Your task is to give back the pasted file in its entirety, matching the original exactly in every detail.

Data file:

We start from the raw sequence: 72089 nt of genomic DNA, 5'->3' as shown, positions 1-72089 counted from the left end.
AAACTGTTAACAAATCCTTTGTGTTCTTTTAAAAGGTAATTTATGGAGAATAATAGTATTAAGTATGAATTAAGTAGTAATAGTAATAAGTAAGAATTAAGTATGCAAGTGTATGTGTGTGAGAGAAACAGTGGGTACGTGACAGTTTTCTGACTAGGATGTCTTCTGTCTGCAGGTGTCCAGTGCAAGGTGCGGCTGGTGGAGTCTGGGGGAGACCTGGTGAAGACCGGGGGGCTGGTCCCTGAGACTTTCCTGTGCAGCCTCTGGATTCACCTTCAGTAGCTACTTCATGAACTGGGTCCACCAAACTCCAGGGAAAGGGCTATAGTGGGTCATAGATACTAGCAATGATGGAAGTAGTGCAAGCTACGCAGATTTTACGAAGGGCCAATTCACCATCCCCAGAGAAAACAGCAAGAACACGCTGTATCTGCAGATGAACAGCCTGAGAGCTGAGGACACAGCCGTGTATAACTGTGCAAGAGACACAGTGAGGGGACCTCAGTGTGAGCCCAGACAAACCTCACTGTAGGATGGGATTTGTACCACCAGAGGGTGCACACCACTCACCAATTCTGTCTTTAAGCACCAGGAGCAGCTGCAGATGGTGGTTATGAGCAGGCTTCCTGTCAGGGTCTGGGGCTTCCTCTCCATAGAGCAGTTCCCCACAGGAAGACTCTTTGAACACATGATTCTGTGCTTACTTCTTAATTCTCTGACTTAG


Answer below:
We start from the raw sequence: 72089 nt of genomic DNA, 5'->3' as shown, positions 1-72089 counted from the left end.
AAACTGTTAACAAATCCTTTGTGTTCTTTTAAAAGGTAATTTATGGAGAATAATAGTATTAAGTATGAATTAAGTAGTAATAGTAATAAGTAAGAATTAAGTATGCAAGTGTATGTGTGTGAGAGAAACAGTGGGTACGTGACAGTTTTCTGACTAGGATGTCTTCTGTCTGCAGGTGTCCAGTGCAAGGTGCGGCTGGTGGAGTCTGGGGGAGACCTGGTGAAGACCGGGGGGCTGGTCCCTGAGACTTTCCTGTGCAGCCTCTGGATTCACCTTCAGTAGCTACTTCATGAACTGGGTCCACCAAACTCCAGGGAAAGGGCTATAGTGGGTCATAGATACTAGCAATGATGGAAGTAGTGCAAGCTACGCAGATTTTACGAAGGGCCAATTCACCATCCCCAGAGAAAACAGCAAGAACACGCTGTATCTGCAGATGAACAGCCTGAGAGCTGAGGACACAGCCGTGTATAACTGTGCAAGAGACACAGTGAGGGGACCTCAGTGTGAGCCCAGACAAACCTCACTGTAGGATGGGATTTGTACCACCAGAGGGTGCACACCACTCACCAATTCTGTCTTTAAGCACCAGGAGCAGCTGCAGATGGTGGTTATGAGCAGGCTTCCTGTCAGGGTCTGGGGCTTCCTCTCCATAGAGCAGTTCCCCACAGGAAGACTCTTTGAACACATGATTCTGTGCTTACTTCTTAATTCTCTGACTTAG